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How to Spot Drowning Both In and Out of Water

Thursday, June 08, 2017 1:28 PM

It doesn’t matter how old you or your children are – it is important to always be on the lookout for signs of drowning. Nadim Ilbawi, MD, Family Medicine at NorthShore, explains what signs we should look for while in or near water.

Signs of Drowning

Drowning in water happens when there is water that comes into contact with the voice box. According to the Centers for Disease Control and Prevention, drowning is the fifth-leading cause of unintentional injury death. Signs of drowning are:

  • The swimmer is near or below eye level of the water.
  • His or her head is tilted back and the mouth makes an “O” shape.
  • Swimmer starts to sink underwater.

Contrary to Hollywood’s depictions of drowning, it is often a quiet struggle. Swimmers cannot call out for help and have a hard time staying above water and/or splashing.

There are two types of drowning out of the water: dry and secondary. Dry drowning usually happens shortly after leaving the water when water causes the vocal chords to spasm and close up. Secondary drowning can happen 24 hours after leaving the water when airways are open and water is let into the lungs. Signs of secondary drowning are:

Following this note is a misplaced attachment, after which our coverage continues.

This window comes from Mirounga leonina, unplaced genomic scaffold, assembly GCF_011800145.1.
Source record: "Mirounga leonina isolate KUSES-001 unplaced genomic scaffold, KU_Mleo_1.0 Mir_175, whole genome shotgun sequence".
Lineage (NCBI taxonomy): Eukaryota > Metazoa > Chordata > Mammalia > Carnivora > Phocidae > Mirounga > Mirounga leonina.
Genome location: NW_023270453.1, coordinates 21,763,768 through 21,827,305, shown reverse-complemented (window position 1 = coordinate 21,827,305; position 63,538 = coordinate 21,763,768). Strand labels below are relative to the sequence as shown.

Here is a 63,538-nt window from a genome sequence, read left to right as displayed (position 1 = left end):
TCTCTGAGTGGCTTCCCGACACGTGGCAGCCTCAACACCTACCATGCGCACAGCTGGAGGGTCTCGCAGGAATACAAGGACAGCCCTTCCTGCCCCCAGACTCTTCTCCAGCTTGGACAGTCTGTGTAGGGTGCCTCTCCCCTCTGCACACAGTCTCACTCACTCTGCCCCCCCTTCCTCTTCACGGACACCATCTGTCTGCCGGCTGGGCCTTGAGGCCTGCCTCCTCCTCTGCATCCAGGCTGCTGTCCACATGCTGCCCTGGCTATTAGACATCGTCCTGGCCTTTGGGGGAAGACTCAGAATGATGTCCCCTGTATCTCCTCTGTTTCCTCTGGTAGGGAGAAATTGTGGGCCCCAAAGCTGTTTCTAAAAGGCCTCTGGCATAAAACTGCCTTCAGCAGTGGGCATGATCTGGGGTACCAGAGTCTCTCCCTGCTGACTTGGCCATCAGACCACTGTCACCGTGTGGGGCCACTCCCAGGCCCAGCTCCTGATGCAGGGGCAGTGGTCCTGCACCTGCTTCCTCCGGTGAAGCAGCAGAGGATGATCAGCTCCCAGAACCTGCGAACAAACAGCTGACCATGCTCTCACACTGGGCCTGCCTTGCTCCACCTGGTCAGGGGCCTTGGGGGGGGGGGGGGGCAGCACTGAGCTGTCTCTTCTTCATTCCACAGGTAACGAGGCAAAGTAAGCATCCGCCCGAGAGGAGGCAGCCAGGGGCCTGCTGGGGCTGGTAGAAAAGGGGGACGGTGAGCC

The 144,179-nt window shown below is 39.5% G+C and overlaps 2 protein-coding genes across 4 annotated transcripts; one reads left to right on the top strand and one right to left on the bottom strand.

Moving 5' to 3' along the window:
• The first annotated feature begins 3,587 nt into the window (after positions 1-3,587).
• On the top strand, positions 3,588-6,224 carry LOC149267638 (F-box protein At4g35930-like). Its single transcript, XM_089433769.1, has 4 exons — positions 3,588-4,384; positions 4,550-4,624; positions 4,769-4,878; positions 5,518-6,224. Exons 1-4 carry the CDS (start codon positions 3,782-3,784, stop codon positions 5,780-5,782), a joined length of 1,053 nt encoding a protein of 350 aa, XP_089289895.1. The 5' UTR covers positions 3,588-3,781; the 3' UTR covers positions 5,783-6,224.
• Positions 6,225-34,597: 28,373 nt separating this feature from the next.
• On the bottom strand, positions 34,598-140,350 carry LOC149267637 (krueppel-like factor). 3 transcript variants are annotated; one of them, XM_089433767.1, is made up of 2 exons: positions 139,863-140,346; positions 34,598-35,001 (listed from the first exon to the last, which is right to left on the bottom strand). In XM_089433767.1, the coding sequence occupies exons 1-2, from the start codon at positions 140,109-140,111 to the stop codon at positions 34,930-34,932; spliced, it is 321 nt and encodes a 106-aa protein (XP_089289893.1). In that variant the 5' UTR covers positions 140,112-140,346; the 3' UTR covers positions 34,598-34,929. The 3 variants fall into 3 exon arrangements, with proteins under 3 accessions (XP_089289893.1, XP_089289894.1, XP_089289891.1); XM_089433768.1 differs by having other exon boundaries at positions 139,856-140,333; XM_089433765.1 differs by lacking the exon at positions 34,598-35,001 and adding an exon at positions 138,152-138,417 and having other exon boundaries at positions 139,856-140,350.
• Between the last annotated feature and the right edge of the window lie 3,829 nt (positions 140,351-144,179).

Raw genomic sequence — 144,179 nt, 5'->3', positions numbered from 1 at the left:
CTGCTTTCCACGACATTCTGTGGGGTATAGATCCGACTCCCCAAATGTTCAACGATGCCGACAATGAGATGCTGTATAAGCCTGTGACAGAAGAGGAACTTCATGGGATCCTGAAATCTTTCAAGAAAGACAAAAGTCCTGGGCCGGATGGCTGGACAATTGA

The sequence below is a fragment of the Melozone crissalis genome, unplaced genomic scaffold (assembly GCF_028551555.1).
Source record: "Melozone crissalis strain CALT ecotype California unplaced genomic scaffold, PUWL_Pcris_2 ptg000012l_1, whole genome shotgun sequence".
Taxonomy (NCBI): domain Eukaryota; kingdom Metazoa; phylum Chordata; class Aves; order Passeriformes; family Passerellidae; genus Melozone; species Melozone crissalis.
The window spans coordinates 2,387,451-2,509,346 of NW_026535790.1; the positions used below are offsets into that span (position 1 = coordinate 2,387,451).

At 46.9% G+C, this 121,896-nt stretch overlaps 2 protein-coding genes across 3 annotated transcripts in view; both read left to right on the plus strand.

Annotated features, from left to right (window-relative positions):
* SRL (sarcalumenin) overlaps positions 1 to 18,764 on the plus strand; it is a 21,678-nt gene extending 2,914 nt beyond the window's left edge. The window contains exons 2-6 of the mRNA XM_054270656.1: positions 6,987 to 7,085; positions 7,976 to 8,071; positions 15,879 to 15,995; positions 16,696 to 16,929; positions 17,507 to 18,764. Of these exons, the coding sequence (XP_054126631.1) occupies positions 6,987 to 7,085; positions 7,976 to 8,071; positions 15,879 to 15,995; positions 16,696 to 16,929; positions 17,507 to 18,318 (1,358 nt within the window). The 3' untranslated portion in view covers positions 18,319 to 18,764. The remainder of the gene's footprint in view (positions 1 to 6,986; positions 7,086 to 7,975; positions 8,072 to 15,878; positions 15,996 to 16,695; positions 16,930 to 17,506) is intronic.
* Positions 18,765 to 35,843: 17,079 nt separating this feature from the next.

• Persistent coughing
  • Chest pain
  • Labored breathing such as rapid shallow breathing, nostril flaring or the chest visibly expanding to work harder
  • Increased sleepiness
  • Increased forgetfulness or irritability
  • Vomiting

If you or your child experiences any of the above, seek immediate medical care to prevent any serious medical complications or death. Also, any swimmer who has been rescued from the water should receive medical attention as a precaution.

How to prevent drowning:

  • Swim lessons will help increase skill and comfort in the water.
  • Constant supervision in and near water.
  • Swimmers should follow rules such as no running near the pool, do not go out too far from shore and no horseplay.
  • Flotation devices are recommended for small and beginner swimmers.

What age were your children when you first enrolled them in swim lessons?